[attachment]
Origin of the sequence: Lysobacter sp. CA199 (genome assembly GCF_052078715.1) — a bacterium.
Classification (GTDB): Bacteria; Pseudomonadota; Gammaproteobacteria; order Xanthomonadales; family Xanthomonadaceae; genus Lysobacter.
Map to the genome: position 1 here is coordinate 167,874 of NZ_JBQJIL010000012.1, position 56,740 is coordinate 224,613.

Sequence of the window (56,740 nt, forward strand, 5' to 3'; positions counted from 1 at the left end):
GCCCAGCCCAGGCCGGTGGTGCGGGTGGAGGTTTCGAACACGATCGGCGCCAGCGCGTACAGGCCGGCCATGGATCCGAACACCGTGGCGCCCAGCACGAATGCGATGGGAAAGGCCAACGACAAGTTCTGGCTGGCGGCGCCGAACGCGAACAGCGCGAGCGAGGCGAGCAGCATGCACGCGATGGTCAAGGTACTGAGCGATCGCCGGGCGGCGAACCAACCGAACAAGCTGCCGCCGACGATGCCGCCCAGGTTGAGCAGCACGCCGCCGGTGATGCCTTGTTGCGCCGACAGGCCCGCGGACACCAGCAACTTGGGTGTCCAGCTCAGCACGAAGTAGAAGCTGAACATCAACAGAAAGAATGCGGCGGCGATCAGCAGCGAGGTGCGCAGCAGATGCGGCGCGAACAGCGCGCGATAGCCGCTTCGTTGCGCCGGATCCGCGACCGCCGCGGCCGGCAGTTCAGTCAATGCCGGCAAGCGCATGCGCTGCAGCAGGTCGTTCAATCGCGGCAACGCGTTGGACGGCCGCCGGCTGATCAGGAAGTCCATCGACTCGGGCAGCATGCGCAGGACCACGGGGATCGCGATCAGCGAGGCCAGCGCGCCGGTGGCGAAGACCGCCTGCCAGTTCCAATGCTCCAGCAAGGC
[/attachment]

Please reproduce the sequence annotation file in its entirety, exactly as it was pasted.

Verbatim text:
Origin of the sequence: Lysobacter sp. CA199 (genome assembly GCF_052078715.1) — a bacterium.
Classification (GTDB): Bacteria; Pseudomonadota; Gammaproteobacteria; order Xanthomonadales; family Xanthomonadaceae; genus Lysobacter.
Map to the genome: position 1 here is coordinate 167,874 of NZ_JBQJIL010000012.1, position 56,740 is coordinate 224,613.

Sequence of the window (56,740 nt, forward strand, 5' to 3'; positions counted from 1 at the left end):
GCCCAGCCCAGGCCGGTGGTGCGGGTGGAGGTTTCGAACACGATCGGCGCCAGCGCGTACAGGCCGGCCATGGATCCGAACACCGTGGCGCCCAGCACGAATGCGATGGGAAAGGCCAACGACAAGTTCTGGCTGGCGGCGCCGAACGCGAACAGCGCGAGCGAGGCGAGCAGCATGCACGCGATGGTCAAGGTACTGAGCGATCGCCGGGCGGCGAACCAACCGAACAAGCTGCCGCCGACGATGCCGCCCAGGTTGAGCAGCACGCCGCCGGTGATGCCTTGTTGCGCCGACAGGCCCGCGGACACCAGCAACTTGGGTGTCCAGCTCAGCACGAAGTAGAAGCTGAACATCAACAGAAAGAATGCGGCGGCGATCAGCAGCGAGGTGCGCAGCAGATGCGGCGCGAACAGCGCGCGATAGCCGCTTCGTTGCGCCGGATCCGCGACCGCCGCGGCCGGCAGTTCAGTCAATGCCGGCAAGCGCATGCGCTGCAGCAGGTCGTTCAATCGCGGCAACGCGTTGGACGGCCGCCGGCTGATCAGGAAGTCCATCGACTCGGGCAGCATGCGCAGGACCACGGGGATCGCGATCAGCGAGGCCAGCGCGCCGGTGGCGAAGACCGCCTGCCAGTTCCAATGCTCCAGCAAGGC